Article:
Giant Bicycles Trance X 29 2


Review by Marissa Krawczak

Year after year Giant Bicycles have proven their Trance is the brand’s reliable and predictable trail bike and they continue making tweaks to the platform to keep it relevant to the changing demands of mountain bikers. They didn’t get to this point without a little trial and error, and we’d be lying if we didn’t say that early versions were definitely more XC-focused and slightly behind the aggressive trail riding curve. Sure it worked, but it lacked the shreddy fun factor that modern and aggressive trail riders crave. As we all know, it can be a hard endeavor finding the right balance between practical workhorse and effortless play bike, and sometimes you just need a break to gather some inspiration and come back with a fresh perspective.

Giant took a step back from the Trance X model and likely studied some cliff notes from the Anarchist’s Trail Bike Cookbook, because they came back with a kind of punk rock XC-trail bike worthy of bringing back the X moniker. The modern Giant Trance 29er makes the sweat equity on the pedal up just as fun as the ride down, but the 2021 Giant Trance X gives a nod to the knee pad-wearing shredder who’s looking to slap that back tire to and fro while still looking for a nice-pedaling bike on the way up. Since it’s designed with more travel to be more capable on those raw sections of trail, we took it to the some of our favorite late-summer spots that were blown out, super dry and loose with lava rocks to really test the X-factor of this bike and see how its 150/135mm of travel would perform.

In mathematic equations, ‘X’ stands for an unknown, but for Giant, the Trance X denotes a more aggressive and longer travel machine built for riders looking to push their mountain bikes a bit harder and yank a bit harder. Not only do you get extra travel travel but you get an adjustable flip-chip to fine tune the ride for your terrain. In the High position it provides a steeper headtube and seat tube angle by 0.7 degrees, going from 66.2 to 77.9 degrees. This position also gives the bike a 30mm bottom bracket drop. The Low position moves the front wheel further out with a head tube angle of 65.5 degrees, a seat tube angle of 77.2 degrees and a bottom bracket drop of 40mm. These measurements are across the board for sizes S, M, L and XL.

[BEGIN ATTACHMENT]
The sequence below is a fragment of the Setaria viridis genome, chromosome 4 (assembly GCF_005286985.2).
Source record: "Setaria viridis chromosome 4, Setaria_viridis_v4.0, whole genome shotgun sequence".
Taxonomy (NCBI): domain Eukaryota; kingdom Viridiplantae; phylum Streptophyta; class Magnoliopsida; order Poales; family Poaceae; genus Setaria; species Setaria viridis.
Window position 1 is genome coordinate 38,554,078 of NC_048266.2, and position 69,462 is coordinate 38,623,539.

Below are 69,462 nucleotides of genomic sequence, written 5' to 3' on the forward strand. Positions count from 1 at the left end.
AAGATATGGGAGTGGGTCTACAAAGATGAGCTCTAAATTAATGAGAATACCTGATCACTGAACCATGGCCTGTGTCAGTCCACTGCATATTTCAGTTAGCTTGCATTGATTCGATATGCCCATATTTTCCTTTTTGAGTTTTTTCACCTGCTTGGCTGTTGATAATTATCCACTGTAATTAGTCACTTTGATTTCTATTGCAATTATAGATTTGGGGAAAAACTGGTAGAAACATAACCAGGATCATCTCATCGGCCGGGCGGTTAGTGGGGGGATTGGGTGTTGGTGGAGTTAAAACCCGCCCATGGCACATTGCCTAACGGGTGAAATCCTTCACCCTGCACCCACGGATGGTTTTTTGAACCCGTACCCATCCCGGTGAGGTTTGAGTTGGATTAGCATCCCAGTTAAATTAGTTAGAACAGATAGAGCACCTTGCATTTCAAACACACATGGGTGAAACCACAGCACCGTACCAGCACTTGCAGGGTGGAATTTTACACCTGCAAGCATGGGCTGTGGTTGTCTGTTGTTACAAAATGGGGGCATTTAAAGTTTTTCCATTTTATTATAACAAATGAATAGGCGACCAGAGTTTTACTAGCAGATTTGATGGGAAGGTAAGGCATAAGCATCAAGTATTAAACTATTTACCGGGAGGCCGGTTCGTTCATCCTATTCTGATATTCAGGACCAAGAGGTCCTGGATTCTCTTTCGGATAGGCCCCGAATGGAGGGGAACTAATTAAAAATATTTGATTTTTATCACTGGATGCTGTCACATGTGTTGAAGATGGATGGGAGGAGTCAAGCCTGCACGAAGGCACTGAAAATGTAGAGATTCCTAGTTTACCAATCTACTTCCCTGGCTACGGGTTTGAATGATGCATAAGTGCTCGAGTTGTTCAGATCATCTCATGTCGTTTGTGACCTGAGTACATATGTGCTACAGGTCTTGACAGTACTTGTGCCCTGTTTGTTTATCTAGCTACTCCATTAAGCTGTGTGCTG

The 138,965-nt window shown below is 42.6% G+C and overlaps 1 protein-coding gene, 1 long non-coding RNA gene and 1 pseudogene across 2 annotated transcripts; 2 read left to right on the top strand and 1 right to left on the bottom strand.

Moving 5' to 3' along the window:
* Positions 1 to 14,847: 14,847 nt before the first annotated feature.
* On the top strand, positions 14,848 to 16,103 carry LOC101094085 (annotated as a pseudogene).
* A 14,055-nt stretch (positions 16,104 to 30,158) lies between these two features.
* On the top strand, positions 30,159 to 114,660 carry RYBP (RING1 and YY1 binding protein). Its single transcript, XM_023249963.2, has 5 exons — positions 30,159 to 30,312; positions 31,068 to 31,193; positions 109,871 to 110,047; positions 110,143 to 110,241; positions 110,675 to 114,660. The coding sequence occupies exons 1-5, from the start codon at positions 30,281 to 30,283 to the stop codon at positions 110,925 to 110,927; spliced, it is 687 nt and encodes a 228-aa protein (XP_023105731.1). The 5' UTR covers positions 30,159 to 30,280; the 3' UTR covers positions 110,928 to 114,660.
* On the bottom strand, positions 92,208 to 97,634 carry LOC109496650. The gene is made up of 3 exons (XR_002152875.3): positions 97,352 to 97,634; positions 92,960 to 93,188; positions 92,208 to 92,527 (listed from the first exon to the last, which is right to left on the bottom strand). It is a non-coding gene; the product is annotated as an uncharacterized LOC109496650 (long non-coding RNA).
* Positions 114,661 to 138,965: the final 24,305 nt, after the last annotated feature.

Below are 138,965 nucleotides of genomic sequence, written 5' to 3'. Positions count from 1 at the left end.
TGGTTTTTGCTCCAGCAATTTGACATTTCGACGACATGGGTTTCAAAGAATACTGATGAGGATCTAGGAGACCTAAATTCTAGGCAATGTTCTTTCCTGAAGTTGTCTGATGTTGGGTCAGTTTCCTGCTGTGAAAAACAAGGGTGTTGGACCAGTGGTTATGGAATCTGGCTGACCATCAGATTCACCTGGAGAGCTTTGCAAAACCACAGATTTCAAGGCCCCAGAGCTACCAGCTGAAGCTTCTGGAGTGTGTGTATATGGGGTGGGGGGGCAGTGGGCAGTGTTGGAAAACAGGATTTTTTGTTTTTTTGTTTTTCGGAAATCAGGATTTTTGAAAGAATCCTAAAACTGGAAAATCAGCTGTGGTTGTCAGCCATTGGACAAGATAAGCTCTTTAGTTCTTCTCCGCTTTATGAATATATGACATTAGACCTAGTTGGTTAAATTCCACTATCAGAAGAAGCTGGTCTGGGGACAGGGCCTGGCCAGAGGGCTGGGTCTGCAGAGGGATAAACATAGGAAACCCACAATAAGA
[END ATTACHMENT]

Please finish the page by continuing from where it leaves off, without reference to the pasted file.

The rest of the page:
We recently reviewed the more expensive and higher spec’d Trance X 29 Advanced Pro ($8,500) and are happy to now be testing the more realistically priced Trance X 29 2. Retailing for $3,200, the Trance X 29 2 model comes with a capable, mid-entry level spec. Giant offers a Trance X 3 model, which retails for $2,400 but we believe that the increase in price is well worth the investment for riders who truly believe they’re going to evolve and grow into the sport. You’ll save yourself money in the long run and have a better time if you just spend a bit more on this one and go for the X 2, should your budget allow it.

The Trance X 29 2 comes with a Fox 36 fork with 150mm of travel custom tuned for Giant. In the rear, Giant’s Maestro suspension system provides 135mm of travel and a Fox EVOL shock that’s also custom tuned for Giant. With four pivot points, two short links and a single floating pivot point, Giant touts the system as one of the most active and efficient platforms on the market and it certainly does have some great characteristics. The system offers great traction, pedals fairly well while open and is even better when the climb switch is engaged.

We’d say that off the showroom floor, the suspension set up is ideal for more entry-level riders and those who ride on rougher terrain since it’s pretty smooth and linear. For heavier and faster riders who regularly push the envelope, send drops over four feet tall and love hucking to flat, we’d suggest adding some volume reducers to the shock and fork to maintain the suppleness off the top but give a more dynamic and progressive feel on big hits.

The Shimano SLX drivetrain shifted smoothly but was a little bit noisy at times. The shifters didn’t quite have the high-end feel you might get on higher-end components, but the practicality of the whole set-up was more than adequate to have a ripping time out on the trail and at this point we all understand that in order to have more affordable bikes, more affordable components need to get spec’d.

Giant Bicycles Trance X 29 2

We were sent the Trance X 29 in a size Medium, which fit our 5’8” female tester perfectly. Our other riders in the 5’10-5’11” height would have preferred a large, but Marissa took the lead and was happy to do so. We took this bike all over from the local Bend, Oregon trails to pushing its limits at Mt. Bachelor’s bike park, then cruising it comfortably at the mellower Timberline bike park.

At a quick glance, the dark green and black color is unassuming for how this trail-assertive machine handles terrain. A closer look at the design of the frame and especially the rear triangle yield an aesthetically pleasing experience and show smooth, flowy curves, to the point of being drool-worthy to many who got close. The rubber for the chainstay and downtube protector is thick and has a nice compound to blend noise damping properties and durability. We always enjoy a quiet bike, and the Trance is surprisingly quiet. Giant Bicycles did a good job with the Trance X 29, it just looks like a nice, fun and practical mountain bike. And it rides like one too.